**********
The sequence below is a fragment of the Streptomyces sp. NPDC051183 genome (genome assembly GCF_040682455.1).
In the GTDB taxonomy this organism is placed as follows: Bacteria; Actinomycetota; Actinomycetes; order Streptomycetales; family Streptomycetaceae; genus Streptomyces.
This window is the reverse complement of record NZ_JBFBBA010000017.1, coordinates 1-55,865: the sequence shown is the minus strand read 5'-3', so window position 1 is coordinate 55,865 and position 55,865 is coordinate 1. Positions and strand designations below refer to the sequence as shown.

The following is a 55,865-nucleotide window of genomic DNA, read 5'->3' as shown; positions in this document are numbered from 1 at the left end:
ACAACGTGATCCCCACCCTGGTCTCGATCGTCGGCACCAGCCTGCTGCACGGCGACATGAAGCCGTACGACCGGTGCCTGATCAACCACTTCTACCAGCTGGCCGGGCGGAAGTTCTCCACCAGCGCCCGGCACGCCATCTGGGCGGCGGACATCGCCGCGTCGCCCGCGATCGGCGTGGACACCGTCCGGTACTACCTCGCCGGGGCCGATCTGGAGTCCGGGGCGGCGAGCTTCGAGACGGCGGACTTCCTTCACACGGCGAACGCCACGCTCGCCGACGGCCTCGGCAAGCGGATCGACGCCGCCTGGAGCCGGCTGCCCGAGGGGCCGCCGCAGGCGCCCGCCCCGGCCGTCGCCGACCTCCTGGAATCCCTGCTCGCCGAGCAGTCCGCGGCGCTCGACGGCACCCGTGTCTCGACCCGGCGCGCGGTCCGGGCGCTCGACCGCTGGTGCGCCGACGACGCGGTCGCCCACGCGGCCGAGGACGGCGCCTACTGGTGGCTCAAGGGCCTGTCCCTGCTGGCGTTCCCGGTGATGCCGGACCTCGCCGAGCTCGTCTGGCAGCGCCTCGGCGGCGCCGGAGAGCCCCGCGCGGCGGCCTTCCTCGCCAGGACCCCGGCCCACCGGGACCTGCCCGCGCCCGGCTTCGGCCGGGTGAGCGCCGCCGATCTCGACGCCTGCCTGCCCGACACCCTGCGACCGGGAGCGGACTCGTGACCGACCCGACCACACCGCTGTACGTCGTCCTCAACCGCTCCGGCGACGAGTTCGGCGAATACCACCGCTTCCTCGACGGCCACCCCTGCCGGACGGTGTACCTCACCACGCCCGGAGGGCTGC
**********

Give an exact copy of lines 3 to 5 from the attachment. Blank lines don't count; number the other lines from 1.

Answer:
This window is the reverse complement of record NZ_JBFBBA010000017.1, coordinates 1-55,865: the sequence shown is the minus strand read 5'-3', so window position 1 is coordinate 55,865 and position 55,865 is coordinate 1. Positions and strand designations below refer to the sequence as shown.

The following is a 55,865-nucleotide window of genomic DNA, read 5'->3' as shown; positions in this document are numbered from 1 at the left end:
ACAACGTGATCCCCACCCTGGTCTCGATCGTCGGCACCAGCCTGCTGCACGGCGACATGAAGCCGTACGACCGGTGCCTGATCAACCACTTCTACCAGCTGGCCGGGCGGAAGTTCTCCACCAGCGCCCGGCACGCCATCTGGGCGGCGGACATCGCCGCGTCGCCCGCGATCGGCGTGGACACCGTCCGGTACTACCTCGCCGGGGCCGATCTGGAGTCCGGGGCGGCGAGCTTCGAGACGGCGGACTTCCTTCACACGGCGAACGCCACGCTCGCCGACGGCCTCGGCAAGCGGATCGACGCCGCCTGGAGCCGGCTGCCCGAGGGGCCGCCGCAGGCGCCCGCCCCGGCCGTCGCCGACCTCCTGGAATCCCTGCTCGCCGAGCAGTCCGCGGCGCTCGACGGCACCCGTGTCTCGACCCGGCGCGCGGTCCGGGCGCTCGACCGCTGGTGCGCCGACGACGCGGTCGCCCACGCGGCCGAGGACGGCGCCTACTGGTGGCTCAAGGGCCTGTCCCTGCTGGCGTTCCCGGTGATGCCGGACCTCGCCGAGCTCGTCTGGCAGCGCCTCGGCGGCGCCGGAGAGCCCCGCGCGGCGGCCTTCCTCGCCAGGACCCCGGCCCACCGGGACCTGCCCGCGCCCGGCTTCGGCCGGGTGAGCGCCGCCGATCTCGACGCCTGCCTGCCCGACACCCTGCGACCGGGAGCGGACTCGTGACCGACCCGACCACACCGCTGTACGTCGTCCTCAACCGCTCCGGCGACGAGTTCGGCGAATACCACCGCTTCCTCGACGGCCACCCCTGCCGGACGGTGTACCTCACCACGCCCGGAGGGCTGC